Gale does the heavy lifting on the DVD set's sea of extras, appearing throughout the featurettes and on the three films' commentaries (with fellow producer Neil Canton). Gale speaks softly, with a Ben Stein-toned delivery that won't keep anybody up late. The extras have far too much duplication. "You're probably sick of hearing us talk about these movies," he says gently as "Future III" begins. Only the obsessed will disagree.
Gale works hard, though, and delivers the goods for those hungry for production stories. He recalls how Universal chieftain Lew Wasserman ended a salary holdout on "Future III" in Hollywood "Godfather" style, with the balking filmmakers getting nothing extra. " 'Don't mess with Lew Wasserman' was the moral of the story," Gale remembers. Production of the second and third films overlapped, with Zemeckis editing "II" while shooting "III."
Zemeckis, Gale and star Fox get in their camera time in "Making the Trilogy," a snappy DVD docu that runs as a serial across the three discs. Original making-ofs lead off each disc's extras. The first is surprisingly interesting. Zemeckis and Gale appear on a second audio commentary for each film that repurposes Q&A screenings with USC film students.
Fox chips in here and there, looking good. His enthusiasm level peaks as he speaks of the scene in which his Marty character invents rock 'n' roll in "Future I."
Fox, a "big guitar fan," had played in bands as a kid and spent two weeks trying to learn the Chuck Berry licks required for the film. The payoff comes as audiences see what appears to be a double burning up the frets. The camera moves up and the player is clearly Fox. The actor threw in touches of Jimi Hendrix and Pete Townshend to salute two of his heroes.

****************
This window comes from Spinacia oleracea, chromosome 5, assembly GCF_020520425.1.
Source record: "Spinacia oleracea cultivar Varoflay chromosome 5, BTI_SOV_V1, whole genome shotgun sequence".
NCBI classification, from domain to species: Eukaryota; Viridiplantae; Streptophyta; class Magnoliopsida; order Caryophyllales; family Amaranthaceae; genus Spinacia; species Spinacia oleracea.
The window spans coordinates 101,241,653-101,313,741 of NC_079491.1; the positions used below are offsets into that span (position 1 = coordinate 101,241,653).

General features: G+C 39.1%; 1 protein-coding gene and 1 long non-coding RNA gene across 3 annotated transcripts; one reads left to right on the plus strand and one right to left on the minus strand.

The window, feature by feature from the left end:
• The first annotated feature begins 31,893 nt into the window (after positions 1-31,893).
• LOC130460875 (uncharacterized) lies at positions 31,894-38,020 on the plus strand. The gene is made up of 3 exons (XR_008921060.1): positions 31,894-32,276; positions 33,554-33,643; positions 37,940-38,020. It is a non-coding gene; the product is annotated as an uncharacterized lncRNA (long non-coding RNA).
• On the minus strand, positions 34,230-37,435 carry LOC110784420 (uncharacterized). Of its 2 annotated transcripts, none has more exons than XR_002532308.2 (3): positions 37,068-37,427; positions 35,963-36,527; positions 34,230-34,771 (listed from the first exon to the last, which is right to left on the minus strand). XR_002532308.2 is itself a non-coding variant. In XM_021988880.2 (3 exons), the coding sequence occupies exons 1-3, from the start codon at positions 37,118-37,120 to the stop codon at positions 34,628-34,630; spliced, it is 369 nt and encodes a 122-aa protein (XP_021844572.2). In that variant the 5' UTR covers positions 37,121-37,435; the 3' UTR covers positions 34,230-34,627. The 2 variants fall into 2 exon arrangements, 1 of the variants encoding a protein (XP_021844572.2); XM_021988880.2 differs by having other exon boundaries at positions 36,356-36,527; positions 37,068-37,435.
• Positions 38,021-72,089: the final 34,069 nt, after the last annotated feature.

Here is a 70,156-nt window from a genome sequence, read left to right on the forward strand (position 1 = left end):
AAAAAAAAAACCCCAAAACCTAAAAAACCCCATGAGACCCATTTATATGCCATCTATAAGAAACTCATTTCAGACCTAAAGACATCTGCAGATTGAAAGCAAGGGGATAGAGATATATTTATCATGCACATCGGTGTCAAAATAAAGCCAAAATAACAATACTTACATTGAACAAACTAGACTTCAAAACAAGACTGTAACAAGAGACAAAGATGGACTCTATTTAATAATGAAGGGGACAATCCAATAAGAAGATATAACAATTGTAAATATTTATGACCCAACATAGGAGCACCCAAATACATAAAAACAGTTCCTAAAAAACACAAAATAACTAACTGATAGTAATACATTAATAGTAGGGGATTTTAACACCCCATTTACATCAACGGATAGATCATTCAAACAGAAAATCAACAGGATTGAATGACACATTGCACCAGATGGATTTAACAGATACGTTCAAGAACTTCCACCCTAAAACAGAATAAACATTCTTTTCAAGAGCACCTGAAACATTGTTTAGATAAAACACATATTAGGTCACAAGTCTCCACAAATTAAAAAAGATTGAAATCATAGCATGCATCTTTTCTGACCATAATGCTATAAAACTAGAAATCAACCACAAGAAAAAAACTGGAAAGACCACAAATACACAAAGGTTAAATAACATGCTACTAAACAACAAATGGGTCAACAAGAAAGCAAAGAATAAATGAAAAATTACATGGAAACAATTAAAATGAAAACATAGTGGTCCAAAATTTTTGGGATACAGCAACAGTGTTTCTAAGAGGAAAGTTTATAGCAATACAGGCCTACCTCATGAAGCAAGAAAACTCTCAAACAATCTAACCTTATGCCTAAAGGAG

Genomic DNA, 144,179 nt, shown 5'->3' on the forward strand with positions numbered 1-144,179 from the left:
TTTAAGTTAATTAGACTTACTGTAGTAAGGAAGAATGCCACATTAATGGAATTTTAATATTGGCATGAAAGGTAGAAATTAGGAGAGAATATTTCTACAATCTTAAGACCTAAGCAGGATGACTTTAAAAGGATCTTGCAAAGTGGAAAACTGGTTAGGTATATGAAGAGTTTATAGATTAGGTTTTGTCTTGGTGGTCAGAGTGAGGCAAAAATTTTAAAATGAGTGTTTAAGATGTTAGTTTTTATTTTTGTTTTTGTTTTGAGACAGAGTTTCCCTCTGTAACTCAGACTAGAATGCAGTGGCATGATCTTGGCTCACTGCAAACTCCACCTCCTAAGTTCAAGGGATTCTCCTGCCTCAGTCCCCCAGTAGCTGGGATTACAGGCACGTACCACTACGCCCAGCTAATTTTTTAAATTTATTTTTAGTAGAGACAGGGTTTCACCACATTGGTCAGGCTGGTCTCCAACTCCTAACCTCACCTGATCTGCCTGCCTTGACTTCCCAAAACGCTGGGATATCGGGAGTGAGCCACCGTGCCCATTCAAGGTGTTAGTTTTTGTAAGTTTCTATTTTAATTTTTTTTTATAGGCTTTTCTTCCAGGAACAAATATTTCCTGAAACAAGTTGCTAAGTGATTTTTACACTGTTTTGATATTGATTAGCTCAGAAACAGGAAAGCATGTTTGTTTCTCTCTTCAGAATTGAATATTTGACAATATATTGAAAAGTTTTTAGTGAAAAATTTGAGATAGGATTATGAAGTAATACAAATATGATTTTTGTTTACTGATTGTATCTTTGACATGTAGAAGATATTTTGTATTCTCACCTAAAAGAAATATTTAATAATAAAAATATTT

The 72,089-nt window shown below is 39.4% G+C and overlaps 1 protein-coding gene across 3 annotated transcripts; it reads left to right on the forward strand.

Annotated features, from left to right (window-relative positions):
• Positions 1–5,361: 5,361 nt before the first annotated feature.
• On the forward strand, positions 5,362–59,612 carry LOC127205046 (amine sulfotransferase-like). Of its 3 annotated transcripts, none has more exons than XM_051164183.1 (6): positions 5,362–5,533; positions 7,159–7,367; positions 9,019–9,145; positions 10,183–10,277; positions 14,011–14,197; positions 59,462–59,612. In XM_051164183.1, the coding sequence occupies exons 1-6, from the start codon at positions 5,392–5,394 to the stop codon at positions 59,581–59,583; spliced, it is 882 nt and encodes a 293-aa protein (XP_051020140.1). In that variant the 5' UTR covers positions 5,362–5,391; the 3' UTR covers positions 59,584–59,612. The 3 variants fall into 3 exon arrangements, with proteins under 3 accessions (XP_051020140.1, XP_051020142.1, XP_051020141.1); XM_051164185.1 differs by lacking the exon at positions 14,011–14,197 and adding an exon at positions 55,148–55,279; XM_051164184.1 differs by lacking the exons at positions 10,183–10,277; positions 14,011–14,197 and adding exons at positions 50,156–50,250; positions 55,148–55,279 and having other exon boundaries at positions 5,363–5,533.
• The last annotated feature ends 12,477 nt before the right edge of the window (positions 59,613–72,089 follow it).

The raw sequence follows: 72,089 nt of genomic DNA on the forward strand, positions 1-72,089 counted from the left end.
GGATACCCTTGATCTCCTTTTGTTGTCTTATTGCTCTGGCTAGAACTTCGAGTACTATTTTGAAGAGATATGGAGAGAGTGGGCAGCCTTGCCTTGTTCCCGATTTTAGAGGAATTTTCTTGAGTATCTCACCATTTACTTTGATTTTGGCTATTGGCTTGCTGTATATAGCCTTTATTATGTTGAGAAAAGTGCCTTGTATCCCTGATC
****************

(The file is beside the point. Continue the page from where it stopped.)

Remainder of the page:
Deleted scenes should interest fans, especially a dark take in which Biff Tannen's ancestor Mad Dog shoots a father in the back as his son watches. (No one should die in the series and not come back, they decided.) Tannen, the series' dumb and cruel villain, was named after executive Ned Tannen, who had insulted the filmmakers years before.
The remastered 5.1 Dolby has some decent rear effects, mostly swooshes and blasts as our heroes ride their time machine, but nothing heavy. There is no DTS track.
The set comes in widescreen and full-screen. The widescreen version shows the film as matted by the filmmakers for theatrical release (1.85.1). The full-screen shows the images as shot (about 1.35:1), so there is a bit more visual information. The otherwise informative DVD packaging doesn't cover this. Images look OK, with minor speckling. Colors seem fine for popcorn movies from the '80s.
Other extras include pop-up trivia, production archives, that "Power of Love" music video, a blooper reel and segments on the DeLorean and the Hoverboard. A piece on Industrial Light + Magic covers the special effects -- all created optically because CG was still a bit in the future.
Glenn Abel is Executive Editor, Electronic, at The Hollywood Reporter
Reprinted, with permission, from The Hollywood Reporter